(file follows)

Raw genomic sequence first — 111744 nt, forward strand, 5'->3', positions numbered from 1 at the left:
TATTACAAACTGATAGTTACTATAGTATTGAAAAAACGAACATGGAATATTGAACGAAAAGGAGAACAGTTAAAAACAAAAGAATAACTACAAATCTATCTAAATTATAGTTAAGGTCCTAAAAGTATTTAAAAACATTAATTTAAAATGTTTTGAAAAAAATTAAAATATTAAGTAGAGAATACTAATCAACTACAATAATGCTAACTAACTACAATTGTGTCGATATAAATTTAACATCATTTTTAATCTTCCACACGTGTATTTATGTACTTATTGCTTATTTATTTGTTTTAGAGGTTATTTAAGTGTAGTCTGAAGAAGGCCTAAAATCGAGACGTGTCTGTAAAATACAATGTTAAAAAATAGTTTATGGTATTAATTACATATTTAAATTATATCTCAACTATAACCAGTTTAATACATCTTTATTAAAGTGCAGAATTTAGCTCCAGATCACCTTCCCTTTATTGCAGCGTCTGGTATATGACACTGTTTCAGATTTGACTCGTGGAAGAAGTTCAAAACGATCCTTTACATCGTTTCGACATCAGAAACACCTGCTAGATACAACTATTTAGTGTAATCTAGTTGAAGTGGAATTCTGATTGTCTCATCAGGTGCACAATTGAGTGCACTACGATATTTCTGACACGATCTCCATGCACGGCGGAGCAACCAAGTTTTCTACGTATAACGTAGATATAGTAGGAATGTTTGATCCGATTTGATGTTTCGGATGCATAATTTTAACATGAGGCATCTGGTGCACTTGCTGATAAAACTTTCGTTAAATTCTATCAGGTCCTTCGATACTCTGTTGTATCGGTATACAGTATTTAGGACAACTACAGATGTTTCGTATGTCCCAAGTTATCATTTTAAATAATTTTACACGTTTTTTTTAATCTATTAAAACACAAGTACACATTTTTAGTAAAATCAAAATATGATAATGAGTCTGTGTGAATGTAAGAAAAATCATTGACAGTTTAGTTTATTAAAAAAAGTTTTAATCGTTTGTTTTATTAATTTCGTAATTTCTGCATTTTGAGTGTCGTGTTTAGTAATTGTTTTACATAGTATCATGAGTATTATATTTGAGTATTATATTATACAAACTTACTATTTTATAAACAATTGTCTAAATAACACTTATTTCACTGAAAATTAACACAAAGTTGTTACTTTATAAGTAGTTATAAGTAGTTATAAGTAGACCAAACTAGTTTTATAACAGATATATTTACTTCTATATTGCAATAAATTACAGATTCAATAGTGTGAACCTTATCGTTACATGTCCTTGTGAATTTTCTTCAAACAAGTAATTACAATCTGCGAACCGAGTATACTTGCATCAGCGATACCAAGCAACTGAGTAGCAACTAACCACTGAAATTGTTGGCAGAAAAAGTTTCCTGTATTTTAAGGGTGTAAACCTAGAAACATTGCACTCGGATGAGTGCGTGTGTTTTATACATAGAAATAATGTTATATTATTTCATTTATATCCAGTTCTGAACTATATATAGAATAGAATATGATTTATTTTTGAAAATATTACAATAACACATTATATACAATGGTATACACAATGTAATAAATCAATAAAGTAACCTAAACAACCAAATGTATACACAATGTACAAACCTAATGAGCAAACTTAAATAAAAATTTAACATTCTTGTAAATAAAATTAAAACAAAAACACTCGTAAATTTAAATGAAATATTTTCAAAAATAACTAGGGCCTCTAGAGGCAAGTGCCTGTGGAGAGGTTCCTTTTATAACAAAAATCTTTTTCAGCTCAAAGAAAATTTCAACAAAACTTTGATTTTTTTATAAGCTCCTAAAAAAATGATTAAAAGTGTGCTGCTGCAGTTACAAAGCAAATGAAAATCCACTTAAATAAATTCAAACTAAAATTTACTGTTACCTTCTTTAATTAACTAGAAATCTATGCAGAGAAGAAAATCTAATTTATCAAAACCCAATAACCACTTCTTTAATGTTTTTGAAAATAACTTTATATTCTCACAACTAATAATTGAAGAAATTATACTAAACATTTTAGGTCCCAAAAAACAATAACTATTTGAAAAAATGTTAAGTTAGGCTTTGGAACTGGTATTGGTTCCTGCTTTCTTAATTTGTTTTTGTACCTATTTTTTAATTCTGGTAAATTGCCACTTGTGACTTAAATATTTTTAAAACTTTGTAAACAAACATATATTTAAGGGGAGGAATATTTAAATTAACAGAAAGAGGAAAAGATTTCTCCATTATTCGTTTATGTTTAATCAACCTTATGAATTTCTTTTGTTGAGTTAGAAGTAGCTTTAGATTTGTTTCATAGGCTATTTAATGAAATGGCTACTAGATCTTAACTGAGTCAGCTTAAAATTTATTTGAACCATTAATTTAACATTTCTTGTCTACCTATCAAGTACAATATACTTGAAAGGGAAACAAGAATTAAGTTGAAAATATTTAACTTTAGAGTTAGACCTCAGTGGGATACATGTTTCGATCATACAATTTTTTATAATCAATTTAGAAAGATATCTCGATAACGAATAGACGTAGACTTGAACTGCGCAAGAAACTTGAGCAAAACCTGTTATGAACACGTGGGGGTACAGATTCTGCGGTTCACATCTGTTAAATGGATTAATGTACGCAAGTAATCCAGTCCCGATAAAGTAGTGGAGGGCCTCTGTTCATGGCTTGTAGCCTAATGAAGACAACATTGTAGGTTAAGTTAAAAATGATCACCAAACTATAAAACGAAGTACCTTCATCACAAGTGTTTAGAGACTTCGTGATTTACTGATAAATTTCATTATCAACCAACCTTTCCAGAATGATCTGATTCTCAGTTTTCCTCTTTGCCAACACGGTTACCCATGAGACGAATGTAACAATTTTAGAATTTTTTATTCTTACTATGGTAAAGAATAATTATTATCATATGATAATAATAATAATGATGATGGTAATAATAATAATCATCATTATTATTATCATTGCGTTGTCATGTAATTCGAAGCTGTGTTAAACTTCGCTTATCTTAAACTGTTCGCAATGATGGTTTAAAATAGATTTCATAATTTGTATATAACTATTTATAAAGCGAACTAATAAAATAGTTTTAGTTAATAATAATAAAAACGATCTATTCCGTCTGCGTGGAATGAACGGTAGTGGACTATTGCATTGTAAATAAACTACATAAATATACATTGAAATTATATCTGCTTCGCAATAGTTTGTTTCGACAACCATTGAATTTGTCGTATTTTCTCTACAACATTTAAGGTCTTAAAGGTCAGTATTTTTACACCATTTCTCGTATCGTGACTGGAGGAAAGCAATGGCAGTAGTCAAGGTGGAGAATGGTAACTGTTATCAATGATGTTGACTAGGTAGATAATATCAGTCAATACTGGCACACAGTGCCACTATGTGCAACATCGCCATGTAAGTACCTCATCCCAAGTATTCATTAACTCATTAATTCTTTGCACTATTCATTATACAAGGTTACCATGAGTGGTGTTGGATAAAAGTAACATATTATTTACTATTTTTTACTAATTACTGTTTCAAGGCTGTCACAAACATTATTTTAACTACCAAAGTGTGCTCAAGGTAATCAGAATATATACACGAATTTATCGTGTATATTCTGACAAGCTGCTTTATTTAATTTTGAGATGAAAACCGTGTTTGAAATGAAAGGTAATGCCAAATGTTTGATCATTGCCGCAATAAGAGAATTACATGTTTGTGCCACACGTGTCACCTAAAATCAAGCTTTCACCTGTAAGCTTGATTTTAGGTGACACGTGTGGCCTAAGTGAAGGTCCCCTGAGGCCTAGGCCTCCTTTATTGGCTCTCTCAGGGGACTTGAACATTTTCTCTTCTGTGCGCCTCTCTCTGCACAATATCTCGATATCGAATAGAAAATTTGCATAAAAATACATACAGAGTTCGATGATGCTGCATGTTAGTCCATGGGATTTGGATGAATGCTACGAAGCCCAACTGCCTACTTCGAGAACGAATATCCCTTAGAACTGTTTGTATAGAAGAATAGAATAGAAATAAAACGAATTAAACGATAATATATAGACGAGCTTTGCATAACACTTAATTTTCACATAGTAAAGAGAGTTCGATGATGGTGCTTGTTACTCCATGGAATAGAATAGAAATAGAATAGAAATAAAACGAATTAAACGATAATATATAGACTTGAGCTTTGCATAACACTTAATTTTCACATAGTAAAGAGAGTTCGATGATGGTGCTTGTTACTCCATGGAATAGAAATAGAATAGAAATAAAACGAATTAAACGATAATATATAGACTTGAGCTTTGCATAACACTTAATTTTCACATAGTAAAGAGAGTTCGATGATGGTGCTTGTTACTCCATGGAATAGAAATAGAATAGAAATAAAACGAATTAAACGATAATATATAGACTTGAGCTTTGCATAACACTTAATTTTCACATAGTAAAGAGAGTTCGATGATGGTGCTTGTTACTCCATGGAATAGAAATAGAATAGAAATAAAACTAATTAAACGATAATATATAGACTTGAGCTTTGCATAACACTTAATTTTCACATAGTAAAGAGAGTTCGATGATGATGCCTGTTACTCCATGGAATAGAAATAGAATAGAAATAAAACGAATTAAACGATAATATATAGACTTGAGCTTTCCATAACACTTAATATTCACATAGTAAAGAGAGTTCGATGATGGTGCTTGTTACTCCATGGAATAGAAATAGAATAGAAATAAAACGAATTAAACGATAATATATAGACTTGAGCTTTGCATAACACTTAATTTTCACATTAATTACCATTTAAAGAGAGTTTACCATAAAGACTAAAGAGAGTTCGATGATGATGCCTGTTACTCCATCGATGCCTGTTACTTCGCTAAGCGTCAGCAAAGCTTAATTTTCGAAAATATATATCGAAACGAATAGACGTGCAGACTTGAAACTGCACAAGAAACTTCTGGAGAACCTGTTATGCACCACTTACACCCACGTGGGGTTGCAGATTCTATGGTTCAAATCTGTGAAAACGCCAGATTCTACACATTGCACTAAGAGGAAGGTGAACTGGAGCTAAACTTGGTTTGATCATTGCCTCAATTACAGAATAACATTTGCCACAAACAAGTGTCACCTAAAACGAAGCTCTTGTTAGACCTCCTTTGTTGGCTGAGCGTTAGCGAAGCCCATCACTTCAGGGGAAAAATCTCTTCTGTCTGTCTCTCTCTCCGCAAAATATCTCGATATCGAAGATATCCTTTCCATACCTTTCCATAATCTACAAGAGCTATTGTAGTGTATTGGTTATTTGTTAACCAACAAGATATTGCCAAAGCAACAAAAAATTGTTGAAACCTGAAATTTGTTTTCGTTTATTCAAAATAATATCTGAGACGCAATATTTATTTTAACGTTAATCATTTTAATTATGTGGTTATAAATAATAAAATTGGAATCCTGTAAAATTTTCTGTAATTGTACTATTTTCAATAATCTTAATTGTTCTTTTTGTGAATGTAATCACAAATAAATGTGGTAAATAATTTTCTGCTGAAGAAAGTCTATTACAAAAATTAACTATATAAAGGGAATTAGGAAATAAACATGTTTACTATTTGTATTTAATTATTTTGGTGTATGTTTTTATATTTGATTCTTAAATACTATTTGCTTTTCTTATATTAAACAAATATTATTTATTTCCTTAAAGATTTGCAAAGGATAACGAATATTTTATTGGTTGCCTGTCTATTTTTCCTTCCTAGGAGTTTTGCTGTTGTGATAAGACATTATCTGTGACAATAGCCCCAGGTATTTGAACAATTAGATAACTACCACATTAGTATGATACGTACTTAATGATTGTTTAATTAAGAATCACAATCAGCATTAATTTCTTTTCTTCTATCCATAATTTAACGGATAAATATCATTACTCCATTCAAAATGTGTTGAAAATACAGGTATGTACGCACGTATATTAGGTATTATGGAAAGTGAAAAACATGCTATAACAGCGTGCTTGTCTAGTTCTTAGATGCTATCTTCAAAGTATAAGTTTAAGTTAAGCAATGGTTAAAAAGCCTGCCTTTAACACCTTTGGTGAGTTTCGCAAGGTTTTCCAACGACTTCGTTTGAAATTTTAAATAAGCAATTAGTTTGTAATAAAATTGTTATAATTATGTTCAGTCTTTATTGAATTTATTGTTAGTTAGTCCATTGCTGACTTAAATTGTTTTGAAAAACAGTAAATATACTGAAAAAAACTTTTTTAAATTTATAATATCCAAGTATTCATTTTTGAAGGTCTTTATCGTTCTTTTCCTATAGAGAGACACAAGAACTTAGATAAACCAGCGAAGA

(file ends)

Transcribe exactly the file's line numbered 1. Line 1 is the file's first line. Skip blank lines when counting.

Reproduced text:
Raw genomic sequence first — 111744 nt, forward strand, 5'->3', positions numbered from 1 at the left: